“I worry all the time. If I bang my knee and then two days later I feel a lump where I banged it, I immediately think it’s cancer, and I have counselling about that.”

Yet there is a stoicism about both women. They are open and honest about the debilitating side effects of their treatments.

A chapter in the book is dedicated to their late sister, Bernie (Ian West/PA)

There’s also a chapter devoted to their beloved sister Bernie, which they admit brought back painful memories.

“When I eventually had my head shaved, I looked in the mirror and I saw Bernie, because we look alike. We think about her every day. Every day we miss her,” says Linda.

The sisters’ shared cancer experience has brought them closer together, they reflect. “We love each other anyway but there is our little bond that we have been through this together and supported each other,” says Linda.

And they both live their lives differently, they agree.

(Ebury Press/PA)

“Cancer has given me a sense of freedom. It’s so priceless to have time with the sisters and the kids. I might not be here for the next party or the next Christmas,” Linda reflects.

Anne agrees. “When you have a life-threatening disease, I look at things now and don’t care about material things. I always wanted the lovely detached house but it doesn’t bother me any more. I just want to see my kids and my grandkids.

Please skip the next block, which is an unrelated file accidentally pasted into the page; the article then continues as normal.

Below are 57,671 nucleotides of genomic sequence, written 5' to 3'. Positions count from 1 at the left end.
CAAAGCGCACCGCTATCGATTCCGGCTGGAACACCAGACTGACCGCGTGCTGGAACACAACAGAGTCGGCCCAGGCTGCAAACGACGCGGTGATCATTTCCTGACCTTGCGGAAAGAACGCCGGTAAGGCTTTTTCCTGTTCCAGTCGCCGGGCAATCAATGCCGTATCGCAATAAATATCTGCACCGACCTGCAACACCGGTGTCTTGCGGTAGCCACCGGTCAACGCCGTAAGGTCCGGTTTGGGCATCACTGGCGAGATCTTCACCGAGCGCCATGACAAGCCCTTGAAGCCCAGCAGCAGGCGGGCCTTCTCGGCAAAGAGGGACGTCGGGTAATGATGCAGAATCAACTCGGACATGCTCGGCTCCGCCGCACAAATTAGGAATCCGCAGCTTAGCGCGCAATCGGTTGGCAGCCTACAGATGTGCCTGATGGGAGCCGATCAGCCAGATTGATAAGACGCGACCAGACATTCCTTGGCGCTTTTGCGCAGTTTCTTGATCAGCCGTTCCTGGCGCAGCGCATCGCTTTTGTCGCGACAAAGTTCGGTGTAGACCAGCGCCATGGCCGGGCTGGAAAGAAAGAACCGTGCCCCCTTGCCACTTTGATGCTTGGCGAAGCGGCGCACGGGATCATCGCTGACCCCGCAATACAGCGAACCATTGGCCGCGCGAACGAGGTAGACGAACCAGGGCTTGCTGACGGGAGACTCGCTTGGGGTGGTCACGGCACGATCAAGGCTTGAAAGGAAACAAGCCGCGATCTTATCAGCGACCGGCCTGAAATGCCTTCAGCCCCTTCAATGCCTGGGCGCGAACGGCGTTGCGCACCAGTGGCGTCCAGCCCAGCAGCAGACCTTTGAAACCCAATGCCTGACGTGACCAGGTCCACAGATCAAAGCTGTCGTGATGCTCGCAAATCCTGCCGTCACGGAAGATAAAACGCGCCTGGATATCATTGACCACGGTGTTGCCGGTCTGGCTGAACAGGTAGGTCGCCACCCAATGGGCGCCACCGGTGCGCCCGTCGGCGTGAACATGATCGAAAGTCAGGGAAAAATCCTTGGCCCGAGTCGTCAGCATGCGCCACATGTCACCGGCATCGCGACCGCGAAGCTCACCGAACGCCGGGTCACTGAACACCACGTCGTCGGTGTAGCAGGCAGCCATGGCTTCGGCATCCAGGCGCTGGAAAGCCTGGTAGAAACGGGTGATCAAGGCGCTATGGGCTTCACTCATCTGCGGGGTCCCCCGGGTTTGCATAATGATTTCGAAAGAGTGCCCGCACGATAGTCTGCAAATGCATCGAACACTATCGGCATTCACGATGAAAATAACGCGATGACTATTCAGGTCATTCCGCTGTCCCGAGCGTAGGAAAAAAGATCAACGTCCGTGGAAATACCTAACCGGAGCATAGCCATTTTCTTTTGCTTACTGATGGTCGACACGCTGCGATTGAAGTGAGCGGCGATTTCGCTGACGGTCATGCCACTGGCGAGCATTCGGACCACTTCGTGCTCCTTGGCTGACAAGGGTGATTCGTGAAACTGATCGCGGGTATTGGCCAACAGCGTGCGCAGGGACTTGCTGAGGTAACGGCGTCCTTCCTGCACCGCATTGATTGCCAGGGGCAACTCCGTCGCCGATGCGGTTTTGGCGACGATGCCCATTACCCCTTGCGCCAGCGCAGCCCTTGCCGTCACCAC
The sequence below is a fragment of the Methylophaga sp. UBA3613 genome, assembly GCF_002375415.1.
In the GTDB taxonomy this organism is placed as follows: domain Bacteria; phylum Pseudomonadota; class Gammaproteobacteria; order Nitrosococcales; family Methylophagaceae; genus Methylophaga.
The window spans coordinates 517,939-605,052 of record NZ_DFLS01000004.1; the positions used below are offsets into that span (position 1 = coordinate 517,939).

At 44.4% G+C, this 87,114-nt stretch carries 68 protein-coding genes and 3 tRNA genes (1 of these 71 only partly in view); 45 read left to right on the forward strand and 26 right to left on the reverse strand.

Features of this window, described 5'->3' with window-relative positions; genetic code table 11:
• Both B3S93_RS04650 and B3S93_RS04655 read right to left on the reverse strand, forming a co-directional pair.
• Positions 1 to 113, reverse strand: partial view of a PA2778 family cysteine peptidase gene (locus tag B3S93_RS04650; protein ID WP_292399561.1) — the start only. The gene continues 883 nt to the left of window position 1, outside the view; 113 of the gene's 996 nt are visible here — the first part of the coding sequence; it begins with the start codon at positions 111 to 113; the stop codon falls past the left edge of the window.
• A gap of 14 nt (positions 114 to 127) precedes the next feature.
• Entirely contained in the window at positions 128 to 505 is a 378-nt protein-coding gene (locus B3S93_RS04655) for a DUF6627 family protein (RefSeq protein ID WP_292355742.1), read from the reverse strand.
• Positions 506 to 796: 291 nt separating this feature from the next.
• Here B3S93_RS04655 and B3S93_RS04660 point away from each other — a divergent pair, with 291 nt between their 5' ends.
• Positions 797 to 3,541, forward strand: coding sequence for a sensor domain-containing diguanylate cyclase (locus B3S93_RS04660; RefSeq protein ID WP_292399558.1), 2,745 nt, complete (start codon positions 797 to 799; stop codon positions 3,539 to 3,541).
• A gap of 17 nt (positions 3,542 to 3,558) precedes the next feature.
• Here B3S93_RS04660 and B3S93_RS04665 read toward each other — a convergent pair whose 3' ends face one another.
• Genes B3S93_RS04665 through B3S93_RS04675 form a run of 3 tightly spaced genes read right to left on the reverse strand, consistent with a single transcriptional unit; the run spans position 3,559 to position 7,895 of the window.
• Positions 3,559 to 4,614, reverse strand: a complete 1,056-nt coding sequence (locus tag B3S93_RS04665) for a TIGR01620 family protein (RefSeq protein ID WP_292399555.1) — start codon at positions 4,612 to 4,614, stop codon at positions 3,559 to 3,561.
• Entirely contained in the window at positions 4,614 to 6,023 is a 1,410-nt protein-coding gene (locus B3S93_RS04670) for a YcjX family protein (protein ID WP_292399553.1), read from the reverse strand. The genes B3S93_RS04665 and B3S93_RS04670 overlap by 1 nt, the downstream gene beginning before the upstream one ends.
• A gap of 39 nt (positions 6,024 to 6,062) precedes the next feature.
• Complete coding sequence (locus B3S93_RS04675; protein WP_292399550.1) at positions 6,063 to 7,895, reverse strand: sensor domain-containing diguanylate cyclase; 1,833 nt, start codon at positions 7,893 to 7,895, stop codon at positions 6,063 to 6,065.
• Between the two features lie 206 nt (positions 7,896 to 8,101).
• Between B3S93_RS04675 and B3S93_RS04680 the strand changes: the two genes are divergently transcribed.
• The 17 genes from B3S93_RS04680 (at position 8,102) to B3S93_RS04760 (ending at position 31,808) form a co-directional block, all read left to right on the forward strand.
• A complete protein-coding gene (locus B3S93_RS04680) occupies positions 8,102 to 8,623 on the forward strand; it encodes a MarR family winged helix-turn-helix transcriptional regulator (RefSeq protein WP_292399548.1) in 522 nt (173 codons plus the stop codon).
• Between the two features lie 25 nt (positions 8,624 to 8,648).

“I look at things differently. I think, ‘Wow!’ Look at the sky!’ I look at things in a different way.”

Just before lockdown, they began filming a reality show called The Nolans Go Cruising, with Coleen and Maureen – which was the first time the sisters had all been together for about 20 years. The trip was a great success, but they doubt they’ll sing together professionally again.

“It wouldn’t be the hip hop tour, it would be the hip op tour,” says Linda, laughing. “We’d come down the Stannah Stairlift singing, ‘Don’t you think your girlfriend is ‘not’ like me?’”

Anne is more optimistic, saying they could do an album, or An Evening With The Nolans, sitting on stools and answering questions from the audience.

How do they remain so positive?

“You have two choices,” says Anne. “You can let it get to you and be down all the time, which doesn’t help you or your family. Or you can be positive. And the more positive you are, the better your life is.”

Linda adds: “My oncologist says that being positive is as important as the drugs. And I’ve got a lot to live for. I have a fabulous family and wonderful friends.”

Anne sums up the pair’s advice for women diagnosed with cancer.

“Try to not make cancer define you. Live your life the way you want to.”

Stronger Together by Linda & Anne Nolan is published by Ebury Press. Available now.